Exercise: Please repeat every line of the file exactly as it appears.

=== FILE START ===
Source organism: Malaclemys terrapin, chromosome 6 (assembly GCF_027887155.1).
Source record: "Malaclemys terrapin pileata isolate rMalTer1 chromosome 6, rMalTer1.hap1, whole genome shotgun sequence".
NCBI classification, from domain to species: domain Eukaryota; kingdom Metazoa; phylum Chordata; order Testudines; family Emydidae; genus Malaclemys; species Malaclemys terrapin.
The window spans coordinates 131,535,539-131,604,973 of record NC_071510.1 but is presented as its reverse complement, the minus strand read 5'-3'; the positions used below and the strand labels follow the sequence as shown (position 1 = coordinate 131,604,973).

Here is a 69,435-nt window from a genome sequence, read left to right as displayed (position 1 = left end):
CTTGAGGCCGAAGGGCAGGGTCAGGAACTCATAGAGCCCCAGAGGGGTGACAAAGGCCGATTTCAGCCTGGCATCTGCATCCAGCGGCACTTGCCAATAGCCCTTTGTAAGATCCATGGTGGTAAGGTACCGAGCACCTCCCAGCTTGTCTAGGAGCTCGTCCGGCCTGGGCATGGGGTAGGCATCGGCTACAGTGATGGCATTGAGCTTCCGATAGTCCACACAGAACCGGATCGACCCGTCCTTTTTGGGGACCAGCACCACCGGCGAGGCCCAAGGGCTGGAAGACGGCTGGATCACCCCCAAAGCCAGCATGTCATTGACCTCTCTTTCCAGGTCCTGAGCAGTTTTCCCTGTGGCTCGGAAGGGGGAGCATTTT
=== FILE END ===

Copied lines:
Source organism: Malaclemys terrapin, chromosome 6 (assembly GCF_027887155.1).
Source record: "Malaclemys terrapin pileata isolate rMalTer1 chromosome 6, rMalTer1.hap1, whole genome shotgun sequence".
NCBI classification, from domain to species: domain Eukaryota; kingdom Metazoa; phylum Chordata; order Testudines; family Emydidae; genus Malaclemys; species Malaclemys terrapin.
The window spans coordinates 131,535,539-131,604,973 of record NC_071510.1 but is presented as its reverse complement, the minus strand read 5'-3'; the positions used below and the strand labels follow the sequence as shown (position 1 = coordinate 131,604,973).

Here is a 69,435-nt window from a genome sequence, read left to right as displayed (position 1 = left end):
CTTGAGGCCGAAGGGCAGGGTCAGGAACTCATAGAGCCCCAGAGGGGTGACAAAGGCCGATTTCAGCCTGGCATCTGCATCCAGCGGCACTTGCCAATAGCCCTTTGTAAGATCCATGGTGGTAAGGTACCGAGCACCTCCCAGCTTGTCTAGGAGCTCGTCCGGCCTGGGCATGGGGTAGGCATCGGCTACAGTGATGGCATTGAGCTTCCGATAGTCCACACAGAACCGGATCGACCCGTCCTTTTTGGGGACCAGCACCACCGGCGAGGCCCAAGGGCTGGAAGACGGCTGGATCACCCCCAAAGCCAGCATGTCATTGACCTCTCTTTCCAGGTCCTGAGCAGTTTTCCCTGTGGCTCGGAAGGGGGAGCATTTT